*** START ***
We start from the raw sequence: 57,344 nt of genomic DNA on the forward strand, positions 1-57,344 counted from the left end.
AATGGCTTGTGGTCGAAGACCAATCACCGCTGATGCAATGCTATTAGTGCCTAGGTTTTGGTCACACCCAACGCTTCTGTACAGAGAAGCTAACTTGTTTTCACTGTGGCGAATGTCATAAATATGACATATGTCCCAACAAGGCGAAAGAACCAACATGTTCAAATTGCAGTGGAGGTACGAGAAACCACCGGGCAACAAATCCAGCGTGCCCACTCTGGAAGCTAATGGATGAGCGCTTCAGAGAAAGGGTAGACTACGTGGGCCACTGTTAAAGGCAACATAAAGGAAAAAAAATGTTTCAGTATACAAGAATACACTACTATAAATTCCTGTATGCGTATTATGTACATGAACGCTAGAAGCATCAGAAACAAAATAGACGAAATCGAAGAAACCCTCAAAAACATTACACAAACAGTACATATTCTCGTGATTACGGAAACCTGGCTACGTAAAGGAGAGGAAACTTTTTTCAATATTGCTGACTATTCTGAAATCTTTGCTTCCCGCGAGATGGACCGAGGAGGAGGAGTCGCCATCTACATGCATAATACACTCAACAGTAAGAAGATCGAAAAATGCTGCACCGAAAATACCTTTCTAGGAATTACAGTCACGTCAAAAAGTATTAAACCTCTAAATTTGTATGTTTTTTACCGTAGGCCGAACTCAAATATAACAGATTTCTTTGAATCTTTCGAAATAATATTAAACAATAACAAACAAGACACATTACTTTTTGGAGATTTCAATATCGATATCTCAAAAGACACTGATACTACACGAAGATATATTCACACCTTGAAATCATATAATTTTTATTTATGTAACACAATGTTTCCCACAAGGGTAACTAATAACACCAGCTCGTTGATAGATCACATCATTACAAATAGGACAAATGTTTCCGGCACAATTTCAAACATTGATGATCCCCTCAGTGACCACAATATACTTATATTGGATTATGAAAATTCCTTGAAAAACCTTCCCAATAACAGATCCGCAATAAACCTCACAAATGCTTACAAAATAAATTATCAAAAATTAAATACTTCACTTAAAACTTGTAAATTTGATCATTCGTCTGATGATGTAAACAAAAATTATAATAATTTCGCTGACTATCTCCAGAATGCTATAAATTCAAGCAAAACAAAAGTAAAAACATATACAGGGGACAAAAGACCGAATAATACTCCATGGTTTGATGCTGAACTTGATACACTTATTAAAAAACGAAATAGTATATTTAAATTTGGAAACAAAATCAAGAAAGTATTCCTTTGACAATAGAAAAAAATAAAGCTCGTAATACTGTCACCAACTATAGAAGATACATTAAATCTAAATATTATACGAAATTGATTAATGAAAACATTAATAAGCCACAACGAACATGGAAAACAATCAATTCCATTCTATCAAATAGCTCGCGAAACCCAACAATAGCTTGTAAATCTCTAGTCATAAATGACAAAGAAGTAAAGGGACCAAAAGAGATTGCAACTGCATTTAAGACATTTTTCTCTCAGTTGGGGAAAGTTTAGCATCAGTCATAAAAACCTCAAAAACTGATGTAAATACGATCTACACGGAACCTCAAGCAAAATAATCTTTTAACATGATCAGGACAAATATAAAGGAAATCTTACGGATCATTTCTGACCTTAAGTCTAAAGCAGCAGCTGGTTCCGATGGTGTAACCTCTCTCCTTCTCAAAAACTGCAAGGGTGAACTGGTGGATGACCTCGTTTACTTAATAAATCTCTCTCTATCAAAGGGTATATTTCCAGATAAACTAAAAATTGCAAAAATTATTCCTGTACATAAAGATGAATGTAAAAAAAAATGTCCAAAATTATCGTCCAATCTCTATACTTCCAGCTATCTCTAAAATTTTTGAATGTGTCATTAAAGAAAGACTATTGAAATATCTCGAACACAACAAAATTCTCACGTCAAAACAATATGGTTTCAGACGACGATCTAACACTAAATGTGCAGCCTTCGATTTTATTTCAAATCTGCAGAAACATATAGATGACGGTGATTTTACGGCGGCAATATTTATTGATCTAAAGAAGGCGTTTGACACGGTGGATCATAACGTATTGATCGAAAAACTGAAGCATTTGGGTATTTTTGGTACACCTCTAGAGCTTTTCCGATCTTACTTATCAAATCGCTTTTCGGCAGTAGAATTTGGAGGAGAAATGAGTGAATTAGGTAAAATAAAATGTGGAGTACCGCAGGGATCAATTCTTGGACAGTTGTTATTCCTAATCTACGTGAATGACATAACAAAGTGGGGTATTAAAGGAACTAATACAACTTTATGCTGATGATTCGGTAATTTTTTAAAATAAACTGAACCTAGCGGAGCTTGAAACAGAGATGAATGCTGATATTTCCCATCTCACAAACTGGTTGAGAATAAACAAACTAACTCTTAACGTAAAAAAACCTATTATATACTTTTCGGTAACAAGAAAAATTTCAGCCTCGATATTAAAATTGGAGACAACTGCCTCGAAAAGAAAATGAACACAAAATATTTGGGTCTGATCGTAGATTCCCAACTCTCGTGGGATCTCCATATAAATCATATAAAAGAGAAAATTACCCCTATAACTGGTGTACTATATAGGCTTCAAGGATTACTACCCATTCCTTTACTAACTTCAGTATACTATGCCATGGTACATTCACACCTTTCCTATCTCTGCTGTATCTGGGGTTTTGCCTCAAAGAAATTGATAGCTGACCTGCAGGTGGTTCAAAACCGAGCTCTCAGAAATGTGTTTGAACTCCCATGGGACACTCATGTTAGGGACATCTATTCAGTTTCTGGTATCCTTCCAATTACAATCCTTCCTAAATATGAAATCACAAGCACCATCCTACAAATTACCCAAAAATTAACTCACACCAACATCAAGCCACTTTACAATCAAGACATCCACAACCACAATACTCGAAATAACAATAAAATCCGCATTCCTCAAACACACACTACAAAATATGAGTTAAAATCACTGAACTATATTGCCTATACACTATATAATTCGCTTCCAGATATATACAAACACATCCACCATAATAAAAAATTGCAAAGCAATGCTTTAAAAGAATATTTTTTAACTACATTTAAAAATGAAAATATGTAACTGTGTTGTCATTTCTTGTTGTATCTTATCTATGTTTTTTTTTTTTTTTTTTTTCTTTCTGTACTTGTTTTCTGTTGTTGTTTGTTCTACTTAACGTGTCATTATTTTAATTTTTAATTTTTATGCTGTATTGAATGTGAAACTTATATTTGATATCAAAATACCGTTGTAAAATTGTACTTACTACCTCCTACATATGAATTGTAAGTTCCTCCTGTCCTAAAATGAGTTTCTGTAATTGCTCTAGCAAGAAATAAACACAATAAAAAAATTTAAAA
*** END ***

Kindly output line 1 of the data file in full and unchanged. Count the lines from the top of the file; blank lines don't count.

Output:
We start from the raw sequence: 57,344 nt of genomic DNA on the forward strand, positions 1-57,344 counted from the left end.